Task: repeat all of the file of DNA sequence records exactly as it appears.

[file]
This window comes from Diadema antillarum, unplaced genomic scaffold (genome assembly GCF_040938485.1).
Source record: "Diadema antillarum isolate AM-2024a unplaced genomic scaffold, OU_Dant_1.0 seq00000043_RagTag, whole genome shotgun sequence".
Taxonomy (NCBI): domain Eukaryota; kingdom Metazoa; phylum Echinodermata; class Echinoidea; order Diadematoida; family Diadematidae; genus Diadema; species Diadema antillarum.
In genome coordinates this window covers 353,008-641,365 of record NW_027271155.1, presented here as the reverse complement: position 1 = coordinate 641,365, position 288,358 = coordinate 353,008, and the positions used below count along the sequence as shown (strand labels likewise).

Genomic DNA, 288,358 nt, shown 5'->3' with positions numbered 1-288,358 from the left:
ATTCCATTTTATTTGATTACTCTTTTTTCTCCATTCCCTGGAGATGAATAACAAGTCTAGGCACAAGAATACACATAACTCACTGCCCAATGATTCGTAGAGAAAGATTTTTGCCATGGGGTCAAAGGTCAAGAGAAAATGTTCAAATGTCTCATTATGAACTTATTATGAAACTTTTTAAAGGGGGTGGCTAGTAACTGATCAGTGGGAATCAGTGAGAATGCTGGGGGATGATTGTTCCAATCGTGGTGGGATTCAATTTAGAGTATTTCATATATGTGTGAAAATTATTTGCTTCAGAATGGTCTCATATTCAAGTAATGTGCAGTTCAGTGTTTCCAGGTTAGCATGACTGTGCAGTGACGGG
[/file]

This window comes from Diadema antillarum, unplaced genomic scaffold (genome assembly GCF_040938485.1).
Source record: "Diadema antillarum isolate AM-2024a unplaced genomic scaffold, OU_Dant_1.0 seq00000043_RagTag, whole genome shotgun sequence".
Taxonomy (NCBI): domain Eukaryota; kingdom Metazoa; phylum Echinodermata; class Echinoidea; order Diadematoida; family Diadematidae; genus Diadema; species Diadema antillarum.
In genome coordinates this window covers 353,008-641,365 of record NW_027271155.1, presented here as the reverse complement: position 1 = coordinate 641,365, position 288,358 = coordinate 353,008, and the positions used below count along the sequence as shown (strand labels likewise).

Genomic DNA, 288,358 nt, shown 5'->3' with positions numbered 1-288,358 from the left:
ATTCCATTTTATTTGATTACTCTTTTTTCTCCATTCCCTGGAGATGAATAACAAGTCTAGGCACAAGAATACACATAACTCACTGCCCAATGATTCGTAGAGAAAGATTTTTGCCATGGGGTCAAAGGTCAAGAGAAAATGTTCAAATGTCTCATTATGAACTTATTATGAAACTTTTTAAAGGGGGTGGCTAGTAACTGATCAGTGGGAATCAGTGAGAATGCTGGGGGATGATTGTTCCAATCGTGGTGGGATTCAATTTAGAGTATTTCATATATGTGTGAAAATTATTTGCTTCAGAATGGTCTCATATTCAAGTAATGTGCAGTTCAGTGTTTCCAGGTTAGCATGACTGTGCAGTGACGGG